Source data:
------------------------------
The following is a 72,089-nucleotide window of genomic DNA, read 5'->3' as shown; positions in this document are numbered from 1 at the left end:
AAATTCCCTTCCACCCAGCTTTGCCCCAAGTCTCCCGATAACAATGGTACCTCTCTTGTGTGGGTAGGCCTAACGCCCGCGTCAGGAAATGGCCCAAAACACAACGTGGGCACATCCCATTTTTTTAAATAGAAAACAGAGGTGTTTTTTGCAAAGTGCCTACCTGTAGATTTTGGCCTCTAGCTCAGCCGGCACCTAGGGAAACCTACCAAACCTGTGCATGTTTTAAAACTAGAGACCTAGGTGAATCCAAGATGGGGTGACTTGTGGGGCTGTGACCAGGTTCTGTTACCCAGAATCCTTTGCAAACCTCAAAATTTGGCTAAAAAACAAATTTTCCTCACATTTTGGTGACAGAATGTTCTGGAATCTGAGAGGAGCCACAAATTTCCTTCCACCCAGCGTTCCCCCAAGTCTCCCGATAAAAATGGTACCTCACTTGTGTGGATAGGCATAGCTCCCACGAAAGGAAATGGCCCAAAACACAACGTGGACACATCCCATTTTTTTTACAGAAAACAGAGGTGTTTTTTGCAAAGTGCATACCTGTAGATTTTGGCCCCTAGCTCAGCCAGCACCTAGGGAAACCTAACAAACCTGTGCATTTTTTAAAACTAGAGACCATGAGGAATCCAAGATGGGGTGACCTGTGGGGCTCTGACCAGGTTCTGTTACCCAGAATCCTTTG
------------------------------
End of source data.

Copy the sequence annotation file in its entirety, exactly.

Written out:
The following is a 72,089-nucleotide window of genomic DNA, read 5'->3' as shown; positions in this document are numbered from 1 at the left end:
AAATTCCCTTCCACCCAGCTTTGCCCCAAGTCTCCCGATAACAATGGTACCTCTCTTGTGTGGGTAGGCCTAACGCCCGCGTCAGGAAATGGCCCAAAACACAACGTGGGCACATCCCATTTTTTTAAATAGAAAACAGAGGTGTTTTTTGCAAAGTGCCTACCTGTAGATTTTGGCCTCTAGCTCAGCCGGCACCTAGGGAAACCTACCAAACCTGTGCATGTTTTAAAACTAGAGACCTAGGTGAATCCAAGATGGGGTGACTTGTGGGGCTGTGACCAGGTTCTGTTACCCAGAATCCTTTGCAAACCTCAAAATTTGGCTAAAAAACAAATTTTCCTCACATTTTGGTGACAGAATGTTCTGGAATCTGAGAGGAGCCACAAATTTCCTTCCACCCAGCGTTCCCCCAAGTCTCCCGATAAAAATGGTACCTCACTTGTGTGGATAGGCATAGCTCCCACGAAAGGAAATGGCCCAAAACACAACGTGGACACATCCCATTTTTTTTACAGAAAACAGAGGTGTTTTTTGCAAAGTGCATACCTGTAGATTTTGGCCCCTAGCTCAGCCAGCACCTAGGGAAACCTAACAAACCTGTGCATTTTTTAAAACTAGAGACCATGAGGAATCCAAGATGGGGTGACCTGTGGGGCTCTGACCAGGTTCTGTTACCCAGAATCCTTTG